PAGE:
The State of the Union and Jobs

As the State of the Union approaches, Americans remain primarily concerned about the economy and jobs. This fact is confirmed by our own Next Economy research, as well as by recent opinion research from the Pew Research Center. Faced with an intransigent majority in the House that paralyzes progress on virtually all fronts, what can the President call for in his State of the Union that might break the logjam on job creation in Washington?

The Next Economy Partnership Project has advocated for several possible solutions over the course of the last two years. We believe that these commonsense, mainstream policies will help accelerate job creation in cities and towns across America by providing the building blocks for entrepreneurs to thrive. The three areas of action that we have pressed for are innovation infrastructure, advanced manufacturing, and retooling our workforce. The time to invest in those areas is now.

Infrastructure investments are critical for both near term job growth and long term competitiveness. Why? Our crumbling infrastructure is holding innovation and private investment back. Recent studies show that every dollar invested in infrastructure boosts the economy by $2.

We’re advocates of what we call ‘innovation infrastructure.’ which is much more than just roads and bridges. Infrastructure means networks – the networks of roads and bridges that connect our vehicles is important. But truly investing in a broad scope of transit and transit oriented development is a whole different level.  Another critical element of innovation infrastructure is energy. Modernizing and cleaning up our energy infrastructure is critical to unleashing the power of American entrepreneurship in an emerging, trillion dollar segment of the global economy. Innovation infrastructure also makes local communities more competitive. As noted by the Metropolitan Project at Brookings, we’re less a national economy and more of a network of local economies. Although national job numbers are important, job gains are made in local communities. People measure the strength of the economy by what they see and feel locally. Going local on job creation empowers communities and enhances consumer confidence.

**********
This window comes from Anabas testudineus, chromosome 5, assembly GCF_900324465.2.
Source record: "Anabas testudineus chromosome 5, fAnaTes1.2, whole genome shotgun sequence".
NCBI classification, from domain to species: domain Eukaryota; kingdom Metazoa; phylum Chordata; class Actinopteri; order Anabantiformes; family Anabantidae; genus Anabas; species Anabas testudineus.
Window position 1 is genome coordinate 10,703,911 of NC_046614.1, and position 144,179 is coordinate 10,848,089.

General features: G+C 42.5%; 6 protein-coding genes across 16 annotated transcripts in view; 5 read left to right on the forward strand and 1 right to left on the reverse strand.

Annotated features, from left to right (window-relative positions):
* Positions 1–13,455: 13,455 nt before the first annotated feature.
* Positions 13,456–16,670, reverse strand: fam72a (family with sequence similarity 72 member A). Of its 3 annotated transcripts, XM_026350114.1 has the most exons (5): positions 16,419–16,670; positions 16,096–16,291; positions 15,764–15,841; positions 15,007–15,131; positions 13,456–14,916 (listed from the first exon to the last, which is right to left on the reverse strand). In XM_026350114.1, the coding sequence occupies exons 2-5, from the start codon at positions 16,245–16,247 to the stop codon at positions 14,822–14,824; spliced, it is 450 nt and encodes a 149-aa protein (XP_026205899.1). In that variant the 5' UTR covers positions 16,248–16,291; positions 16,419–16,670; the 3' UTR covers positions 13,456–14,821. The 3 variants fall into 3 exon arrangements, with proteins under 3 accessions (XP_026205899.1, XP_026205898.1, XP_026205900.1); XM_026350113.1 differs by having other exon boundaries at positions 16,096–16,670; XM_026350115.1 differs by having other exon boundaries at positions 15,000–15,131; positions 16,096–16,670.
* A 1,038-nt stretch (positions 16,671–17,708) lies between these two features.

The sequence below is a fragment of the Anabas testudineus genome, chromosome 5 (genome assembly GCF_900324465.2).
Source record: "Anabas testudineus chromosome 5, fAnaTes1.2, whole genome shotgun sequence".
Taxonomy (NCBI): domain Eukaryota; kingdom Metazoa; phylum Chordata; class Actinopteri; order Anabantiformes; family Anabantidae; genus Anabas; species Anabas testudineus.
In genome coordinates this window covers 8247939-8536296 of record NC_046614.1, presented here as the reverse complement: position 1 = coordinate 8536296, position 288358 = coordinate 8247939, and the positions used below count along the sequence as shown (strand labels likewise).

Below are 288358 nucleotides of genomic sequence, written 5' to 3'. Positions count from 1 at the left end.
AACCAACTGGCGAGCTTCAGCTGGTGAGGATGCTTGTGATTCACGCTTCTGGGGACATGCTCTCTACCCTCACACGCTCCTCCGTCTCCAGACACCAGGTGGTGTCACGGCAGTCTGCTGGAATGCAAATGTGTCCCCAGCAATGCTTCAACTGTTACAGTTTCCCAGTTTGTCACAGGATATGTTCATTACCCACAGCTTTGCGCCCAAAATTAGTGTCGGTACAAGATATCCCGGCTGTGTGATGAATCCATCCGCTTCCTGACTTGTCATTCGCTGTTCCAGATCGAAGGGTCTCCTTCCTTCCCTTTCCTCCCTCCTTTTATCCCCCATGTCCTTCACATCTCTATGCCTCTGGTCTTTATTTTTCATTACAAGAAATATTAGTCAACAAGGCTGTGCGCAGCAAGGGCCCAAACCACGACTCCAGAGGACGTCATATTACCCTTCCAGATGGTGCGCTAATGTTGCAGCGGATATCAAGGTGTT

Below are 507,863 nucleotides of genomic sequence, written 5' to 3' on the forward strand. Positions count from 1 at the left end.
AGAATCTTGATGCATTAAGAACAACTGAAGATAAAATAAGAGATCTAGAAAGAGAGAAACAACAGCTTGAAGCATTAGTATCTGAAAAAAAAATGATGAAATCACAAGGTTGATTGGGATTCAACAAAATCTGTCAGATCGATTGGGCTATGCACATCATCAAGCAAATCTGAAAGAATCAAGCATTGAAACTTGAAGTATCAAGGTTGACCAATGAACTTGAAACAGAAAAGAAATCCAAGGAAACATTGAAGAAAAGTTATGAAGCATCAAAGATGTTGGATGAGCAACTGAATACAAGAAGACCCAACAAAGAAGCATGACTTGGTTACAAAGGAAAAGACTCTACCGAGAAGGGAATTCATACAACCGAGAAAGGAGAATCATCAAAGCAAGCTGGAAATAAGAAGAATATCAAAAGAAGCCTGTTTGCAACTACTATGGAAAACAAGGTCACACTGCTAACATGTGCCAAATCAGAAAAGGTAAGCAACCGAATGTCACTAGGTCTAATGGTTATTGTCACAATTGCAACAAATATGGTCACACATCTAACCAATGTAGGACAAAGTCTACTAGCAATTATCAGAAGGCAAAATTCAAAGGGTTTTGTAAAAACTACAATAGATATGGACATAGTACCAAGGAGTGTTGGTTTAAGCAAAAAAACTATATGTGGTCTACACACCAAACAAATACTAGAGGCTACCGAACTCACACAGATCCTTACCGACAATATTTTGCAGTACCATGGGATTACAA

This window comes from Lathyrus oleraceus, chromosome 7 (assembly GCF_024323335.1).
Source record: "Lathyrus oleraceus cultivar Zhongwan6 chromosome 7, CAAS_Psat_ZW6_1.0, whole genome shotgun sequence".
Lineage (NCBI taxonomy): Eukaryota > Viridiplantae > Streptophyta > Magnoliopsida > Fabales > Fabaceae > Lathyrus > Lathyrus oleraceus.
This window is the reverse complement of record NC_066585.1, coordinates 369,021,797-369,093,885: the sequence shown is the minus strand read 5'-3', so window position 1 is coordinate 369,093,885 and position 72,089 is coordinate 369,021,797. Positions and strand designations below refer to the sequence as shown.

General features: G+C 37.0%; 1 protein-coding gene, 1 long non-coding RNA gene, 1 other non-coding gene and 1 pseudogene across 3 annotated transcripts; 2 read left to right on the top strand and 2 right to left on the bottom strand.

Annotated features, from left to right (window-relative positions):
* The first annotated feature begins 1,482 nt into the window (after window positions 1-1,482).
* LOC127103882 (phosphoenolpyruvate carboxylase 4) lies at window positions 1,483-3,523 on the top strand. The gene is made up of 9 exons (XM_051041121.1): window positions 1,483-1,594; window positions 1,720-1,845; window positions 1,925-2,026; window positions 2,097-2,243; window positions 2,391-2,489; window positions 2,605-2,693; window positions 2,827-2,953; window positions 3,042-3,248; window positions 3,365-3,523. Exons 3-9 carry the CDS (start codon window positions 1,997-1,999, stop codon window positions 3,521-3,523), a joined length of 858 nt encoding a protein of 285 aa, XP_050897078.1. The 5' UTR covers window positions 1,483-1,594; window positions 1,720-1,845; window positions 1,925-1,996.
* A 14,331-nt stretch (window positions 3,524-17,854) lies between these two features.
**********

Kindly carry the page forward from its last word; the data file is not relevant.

We support developing a national infrastructure bank as a means of investing in innovation infrastructure. States and metro areas are ready to move on rebuilding, they’re often simply waiting on the capital.  Senator Warner from Virginia is making some noise in the Senate about the importance of an infrastructure bank. He has the savvy to potentially get this idea moving in the upper chamber of Congress and the President should support his effort.

The State of the Union needs to make a big emphasis on advanced manufacturing which is a growing and important sector. Innovation and manufacturing exist in a symbiotic relationship,  and the President should recognize this, making a major push for advanced manufacturing in the form of extending and deepening the Advanced Manufacturing Partnership, growing the National Network for Manufacturing Innovation to a broader array of metro areas, and by putting continued emphasis on the hard work of growing the manufacturing ‘ecosystem’.

Any conversation about jobs really comes back to one critical element: people.  One of the largest components of the manufacturing ecosystem is workforce and our most valuable resource is the American worker. A major national initiative devoted to retooling our workforce could help bridge the skills gap for workers with 20th century skills. A major commitment to retraining workers to gain 21st century workforce skills, STEM education from kindergarten to graduate school and enhancing community colleges across America will all be necessary steps to rebuild the American workforce for the challenges of the next economy.

Our great nation faces many challenges, but making investments in these three areas could change the face of the economy for decades to come. We can’t wait any longer.